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United States Department of Agriculture

Agricultural Research Service

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Research Project: Weather data and forecasting applications for management of ecological site transitions

Location: Watershed Management Research

Project Number: 2052-13610-011-12-I
Project Type: Interagency Reimbursable Agreement

Start Date: Sep 1, 2012
End Date: Aug 31, 2016

1) Consolidation of a regional database of historical meteorological information in support of adaptive-management planning and validation of forecast-modeling applications. 2) Development and validation of a seasonal forecasting tool for rangeland restoration planning. 3) Determination of climatic thresholds for successful rangeland seeding practices using historical weather data and BLM seeding records contained in the USGS Landscape Treatment Digital Library. 4) Determination of weather and climatic thresholds for soil stability and wind erosion for different vegetation states and previous and current planting treatments. 5) Supplementation of Ecological Site Descriptions with restoration-specific climatological, weather and soil stability information, for adaptive management planning. 6) Identification of strategies to facilitate adoption of weather-centric management and forecasting strategies by land management agencies and professional restoration planners.

The current suite of Global Circulation Model (GCM) scenarios utilized by the NOAA Climate Prediction Center (CPC) will be evaluated for their individual utility in predicting seasonal probability of exceedence values (PoE) for temperature and precipitation across a regional selection of meteorological sites in the western US. Seasonal predictions will be customized for traditional rangeland seeding seasons for weather estimation during critical seasons for establishment in the first year after planting. In the Great Basin region, most post-fire and restoration seeding occurs in mid to late fall (October-November). Predictive accuracy of GCM model output will be evaluated for subsequent winter (soil moisture storage at deeper soil layers),spring (critical for seedling establishment and near-surface microclimate) and summer (potential for juvenile seedling survival). PoE information will be converted to stochastic weather scenarios and seedbed modeling used to conduct sensitivity analysis on the degree to which forecast conditions need to exceed climate norms in order to justify forecast-induced changes in management. Land management and restoration professionals in BLM and NRCS will be included in the management team evaluating the utility of forecast tools, and manager surveys conducted to evaluate current barriers to use of active weather information in real-time management, and design decision support systems that can be used for effective technology transfer. Specific additional weather tools to be developed include a weather supplement that can be linked to specific Ecological Site Descriptions, and guidance for use of weather data in adaptive management planning for inclusion in revised NRCS conservation practice standards for rangeland seeding.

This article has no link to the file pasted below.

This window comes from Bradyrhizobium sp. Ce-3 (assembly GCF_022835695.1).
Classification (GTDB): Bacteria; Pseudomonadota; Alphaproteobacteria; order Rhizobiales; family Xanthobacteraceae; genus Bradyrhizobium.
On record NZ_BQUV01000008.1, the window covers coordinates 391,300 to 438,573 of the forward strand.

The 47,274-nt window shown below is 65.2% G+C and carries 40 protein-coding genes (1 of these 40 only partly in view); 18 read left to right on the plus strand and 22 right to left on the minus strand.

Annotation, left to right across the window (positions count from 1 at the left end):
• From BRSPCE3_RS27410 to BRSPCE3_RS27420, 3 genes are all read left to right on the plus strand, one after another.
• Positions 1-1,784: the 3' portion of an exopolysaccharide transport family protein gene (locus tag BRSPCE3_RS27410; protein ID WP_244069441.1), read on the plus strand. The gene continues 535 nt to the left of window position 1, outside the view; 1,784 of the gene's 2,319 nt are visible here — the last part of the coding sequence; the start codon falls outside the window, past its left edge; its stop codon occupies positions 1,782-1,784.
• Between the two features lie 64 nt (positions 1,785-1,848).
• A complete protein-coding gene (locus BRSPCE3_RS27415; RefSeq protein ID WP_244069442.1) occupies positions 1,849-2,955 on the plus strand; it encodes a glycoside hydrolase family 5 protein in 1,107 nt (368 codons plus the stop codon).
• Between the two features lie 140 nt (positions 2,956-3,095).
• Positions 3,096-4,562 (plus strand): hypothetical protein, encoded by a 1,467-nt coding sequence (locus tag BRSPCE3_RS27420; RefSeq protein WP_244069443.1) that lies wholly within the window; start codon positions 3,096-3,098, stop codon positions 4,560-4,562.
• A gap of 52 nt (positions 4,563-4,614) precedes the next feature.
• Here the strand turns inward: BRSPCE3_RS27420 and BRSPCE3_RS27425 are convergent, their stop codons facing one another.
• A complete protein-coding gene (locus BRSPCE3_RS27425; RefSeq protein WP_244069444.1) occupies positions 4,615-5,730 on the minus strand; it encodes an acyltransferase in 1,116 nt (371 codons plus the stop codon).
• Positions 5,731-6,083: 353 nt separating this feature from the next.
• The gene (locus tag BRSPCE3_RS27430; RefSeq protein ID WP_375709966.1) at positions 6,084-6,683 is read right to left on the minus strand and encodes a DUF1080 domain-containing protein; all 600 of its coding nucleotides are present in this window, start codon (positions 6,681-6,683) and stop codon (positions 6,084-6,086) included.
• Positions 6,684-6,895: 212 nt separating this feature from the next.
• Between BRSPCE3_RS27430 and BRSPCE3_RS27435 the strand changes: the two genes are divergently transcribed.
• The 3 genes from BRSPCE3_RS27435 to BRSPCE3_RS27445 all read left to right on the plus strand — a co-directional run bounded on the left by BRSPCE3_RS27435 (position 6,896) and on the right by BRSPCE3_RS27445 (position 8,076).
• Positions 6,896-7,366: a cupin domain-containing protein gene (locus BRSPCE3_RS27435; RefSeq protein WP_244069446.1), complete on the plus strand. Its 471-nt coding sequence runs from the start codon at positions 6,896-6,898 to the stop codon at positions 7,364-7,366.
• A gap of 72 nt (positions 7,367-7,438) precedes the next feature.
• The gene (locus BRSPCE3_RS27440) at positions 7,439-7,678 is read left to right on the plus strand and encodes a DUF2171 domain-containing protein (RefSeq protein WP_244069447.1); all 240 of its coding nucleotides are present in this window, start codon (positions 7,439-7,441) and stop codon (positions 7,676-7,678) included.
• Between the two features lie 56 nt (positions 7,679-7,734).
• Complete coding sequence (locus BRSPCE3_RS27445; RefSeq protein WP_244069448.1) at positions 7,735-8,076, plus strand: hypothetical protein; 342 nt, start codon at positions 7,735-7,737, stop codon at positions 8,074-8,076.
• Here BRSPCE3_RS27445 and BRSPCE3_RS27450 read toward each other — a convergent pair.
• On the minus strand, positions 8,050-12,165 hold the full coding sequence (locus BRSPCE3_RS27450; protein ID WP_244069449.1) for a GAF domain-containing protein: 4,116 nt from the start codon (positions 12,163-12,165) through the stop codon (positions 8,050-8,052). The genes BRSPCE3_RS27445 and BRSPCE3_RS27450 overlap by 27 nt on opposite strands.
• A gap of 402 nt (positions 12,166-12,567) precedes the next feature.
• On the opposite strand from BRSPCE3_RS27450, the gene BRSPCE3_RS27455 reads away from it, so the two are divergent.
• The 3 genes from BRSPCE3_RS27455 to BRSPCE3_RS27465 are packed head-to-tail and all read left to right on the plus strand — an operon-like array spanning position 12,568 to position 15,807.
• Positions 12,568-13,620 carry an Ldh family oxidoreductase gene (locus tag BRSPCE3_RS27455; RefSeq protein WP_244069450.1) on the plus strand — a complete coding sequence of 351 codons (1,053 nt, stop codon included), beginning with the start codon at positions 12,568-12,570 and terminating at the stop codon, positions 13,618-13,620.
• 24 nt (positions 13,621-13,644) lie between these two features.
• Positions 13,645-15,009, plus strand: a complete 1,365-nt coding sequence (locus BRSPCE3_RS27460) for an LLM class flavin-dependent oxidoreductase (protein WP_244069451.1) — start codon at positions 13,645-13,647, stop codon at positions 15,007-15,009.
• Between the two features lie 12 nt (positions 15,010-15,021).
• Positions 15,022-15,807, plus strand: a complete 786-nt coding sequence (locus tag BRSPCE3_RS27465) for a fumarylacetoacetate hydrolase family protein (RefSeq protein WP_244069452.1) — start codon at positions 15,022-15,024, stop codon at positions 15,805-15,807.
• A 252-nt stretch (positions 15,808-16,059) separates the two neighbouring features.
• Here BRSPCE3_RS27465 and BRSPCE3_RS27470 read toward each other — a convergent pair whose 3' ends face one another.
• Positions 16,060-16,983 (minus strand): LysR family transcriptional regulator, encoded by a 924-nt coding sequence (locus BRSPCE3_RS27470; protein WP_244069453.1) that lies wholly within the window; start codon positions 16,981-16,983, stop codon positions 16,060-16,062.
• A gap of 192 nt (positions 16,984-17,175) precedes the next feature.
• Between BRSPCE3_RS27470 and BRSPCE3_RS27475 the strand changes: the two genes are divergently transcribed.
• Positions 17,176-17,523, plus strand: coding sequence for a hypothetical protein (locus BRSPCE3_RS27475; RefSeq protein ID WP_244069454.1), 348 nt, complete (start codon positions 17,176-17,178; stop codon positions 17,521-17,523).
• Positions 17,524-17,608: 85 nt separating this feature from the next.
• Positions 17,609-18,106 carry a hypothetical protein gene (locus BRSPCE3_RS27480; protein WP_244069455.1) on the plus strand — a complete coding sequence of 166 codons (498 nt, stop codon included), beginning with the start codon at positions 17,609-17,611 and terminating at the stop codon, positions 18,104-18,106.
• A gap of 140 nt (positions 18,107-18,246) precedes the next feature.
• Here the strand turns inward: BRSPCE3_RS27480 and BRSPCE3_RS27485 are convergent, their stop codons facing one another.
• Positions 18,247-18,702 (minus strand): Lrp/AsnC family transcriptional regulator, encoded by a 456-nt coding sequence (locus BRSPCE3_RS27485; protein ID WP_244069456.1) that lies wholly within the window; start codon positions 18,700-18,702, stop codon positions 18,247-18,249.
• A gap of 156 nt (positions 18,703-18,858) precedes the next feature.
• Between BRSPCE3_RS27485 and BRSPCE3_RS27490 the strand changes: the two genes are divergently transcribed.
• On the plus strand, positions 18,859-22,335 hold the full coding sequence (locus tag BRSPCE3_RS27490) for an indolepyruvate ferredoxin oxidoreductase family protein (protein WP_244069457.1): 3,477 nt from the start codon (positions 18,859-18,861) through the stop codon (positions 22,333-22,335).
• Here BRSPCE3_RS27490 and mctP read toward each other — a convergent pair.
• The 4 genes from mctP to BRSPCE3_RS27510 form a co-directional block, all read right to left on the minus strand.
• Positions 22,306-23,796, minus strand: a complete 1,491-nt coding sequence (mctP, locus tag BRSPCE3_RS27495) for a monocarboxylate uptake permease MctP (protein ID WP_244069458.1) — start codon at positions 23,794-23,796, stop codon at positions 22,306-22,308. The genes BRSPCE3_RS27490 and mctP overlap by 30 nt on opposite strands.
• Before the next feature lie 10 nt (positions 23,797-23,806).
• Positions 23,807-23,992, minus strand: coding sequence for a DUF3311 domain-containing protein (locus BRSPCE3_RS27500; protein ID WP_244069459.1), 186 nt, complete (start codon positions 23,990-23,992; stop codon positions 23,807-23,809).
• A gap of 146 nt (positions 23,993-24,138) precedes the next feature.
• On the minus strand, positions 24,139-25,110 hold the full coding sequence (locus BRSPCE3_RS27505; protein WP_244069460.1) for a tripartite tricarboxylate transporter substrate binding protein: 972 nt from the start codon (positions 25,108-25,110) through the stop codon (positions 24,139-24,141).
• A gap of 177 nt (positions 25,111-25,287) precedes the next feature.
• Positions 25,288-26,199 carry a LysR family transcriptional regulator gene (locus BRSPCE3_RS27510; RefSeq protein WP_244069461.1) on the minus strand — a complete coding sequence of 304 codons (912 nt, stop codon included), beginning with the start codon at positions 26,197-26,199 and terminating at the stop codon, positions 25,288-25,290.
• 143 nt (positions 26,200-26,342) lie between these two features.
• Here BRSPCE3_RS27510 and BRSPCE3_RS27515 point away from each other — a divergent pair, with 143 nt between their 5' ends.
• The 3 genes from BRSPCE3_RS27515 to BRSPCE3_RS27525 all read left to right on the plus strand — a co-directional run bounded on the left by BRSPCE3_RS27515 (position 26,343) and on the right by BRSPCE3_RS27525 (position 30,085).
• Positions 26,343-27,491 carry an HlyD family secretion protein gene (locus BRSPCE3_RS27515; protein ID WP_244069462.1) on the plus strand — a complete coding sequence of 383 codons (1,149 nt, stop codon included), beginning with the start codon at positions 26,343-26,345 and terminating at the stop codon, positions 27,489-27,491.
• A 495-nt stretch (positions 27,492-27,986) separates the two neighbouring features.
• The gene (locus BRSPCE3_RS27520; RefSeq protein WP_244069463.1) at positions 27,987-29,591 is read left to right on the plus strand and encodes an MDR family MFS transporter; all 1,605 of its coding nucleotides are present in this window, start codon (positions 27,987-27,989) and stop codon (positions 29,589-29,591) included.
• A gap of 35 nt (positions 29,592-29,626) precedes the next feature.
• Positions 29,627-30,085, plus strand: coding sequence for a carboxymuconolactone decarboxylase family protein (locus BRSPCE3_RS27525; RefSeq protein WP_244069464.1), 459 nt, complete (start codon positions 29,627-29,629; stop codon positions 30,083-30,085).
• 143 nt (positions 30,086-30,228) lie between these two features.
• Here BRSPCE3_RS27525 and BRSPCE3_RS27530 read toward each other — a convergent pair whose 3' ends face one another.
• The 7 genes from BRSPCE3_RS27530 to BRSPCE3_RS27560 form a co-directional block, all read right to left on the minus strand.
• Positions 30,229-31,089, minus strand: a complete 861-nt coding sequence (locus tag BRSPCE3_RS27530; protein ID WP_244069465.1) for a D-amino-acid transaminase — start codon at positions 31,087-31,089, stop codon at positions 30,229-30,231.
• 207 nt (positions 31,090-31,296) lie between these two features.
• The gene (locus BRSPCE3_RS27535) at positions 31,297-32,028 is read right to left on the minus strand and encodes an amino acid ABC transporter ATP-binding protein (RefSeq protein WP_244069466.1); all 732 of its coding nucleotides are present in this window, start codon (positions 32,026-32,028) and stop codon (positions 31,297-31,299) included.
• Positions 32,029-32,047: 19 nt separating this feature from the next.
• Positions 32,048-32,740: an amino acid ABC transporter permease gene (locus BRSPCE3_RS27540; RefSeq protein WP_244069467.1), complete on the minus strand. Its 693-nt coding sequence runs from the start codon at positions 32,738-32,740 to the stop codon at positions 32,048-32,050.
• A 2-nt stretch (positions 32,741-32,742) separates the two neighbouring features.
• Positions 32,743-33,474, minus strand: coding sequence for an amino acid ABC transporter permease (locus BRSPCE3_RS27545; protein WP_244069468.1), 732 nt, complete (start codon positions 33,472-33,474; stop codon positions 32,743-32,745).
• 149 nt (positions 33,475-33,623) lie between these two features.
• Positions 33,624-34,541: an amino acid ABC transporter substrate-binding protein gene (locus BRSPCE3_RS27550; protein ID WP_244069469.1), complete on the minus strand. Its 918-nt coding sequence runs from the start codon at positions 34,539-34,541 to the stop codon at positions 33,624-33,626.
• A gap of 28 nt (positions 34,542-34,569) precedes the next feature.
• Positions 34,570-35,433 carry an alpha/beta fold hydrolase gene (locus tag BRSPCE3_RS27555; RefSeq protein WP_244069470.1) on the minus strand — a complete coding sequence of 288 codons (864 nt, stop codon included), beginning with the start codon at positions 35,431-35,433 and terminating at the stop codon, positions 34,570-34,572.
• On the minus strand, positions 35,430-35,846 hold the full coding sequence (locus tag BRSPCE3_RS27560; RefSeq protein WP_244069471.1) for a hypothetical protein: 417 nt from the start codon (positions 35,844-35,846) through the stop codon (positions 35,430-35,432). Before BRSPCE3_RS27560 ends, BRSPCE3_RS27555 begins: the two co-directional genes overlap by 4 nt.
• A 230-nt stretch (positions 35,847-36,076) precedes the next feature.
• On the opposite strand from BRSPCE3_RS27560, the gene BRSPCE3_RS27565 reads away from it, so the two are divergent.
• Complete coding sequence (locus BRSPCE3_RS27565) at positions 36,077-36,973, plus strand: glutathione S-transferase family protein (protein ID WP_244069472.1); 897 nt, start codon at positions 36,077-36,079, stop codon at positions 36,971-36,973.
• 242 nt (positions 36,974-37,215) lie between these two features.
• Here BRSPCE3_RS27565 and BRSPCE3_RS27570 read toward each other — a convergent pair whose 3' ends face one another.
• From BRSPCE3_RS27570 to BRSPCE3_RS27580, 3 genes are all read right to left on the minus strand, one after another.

Last Modified: 10/18/2017
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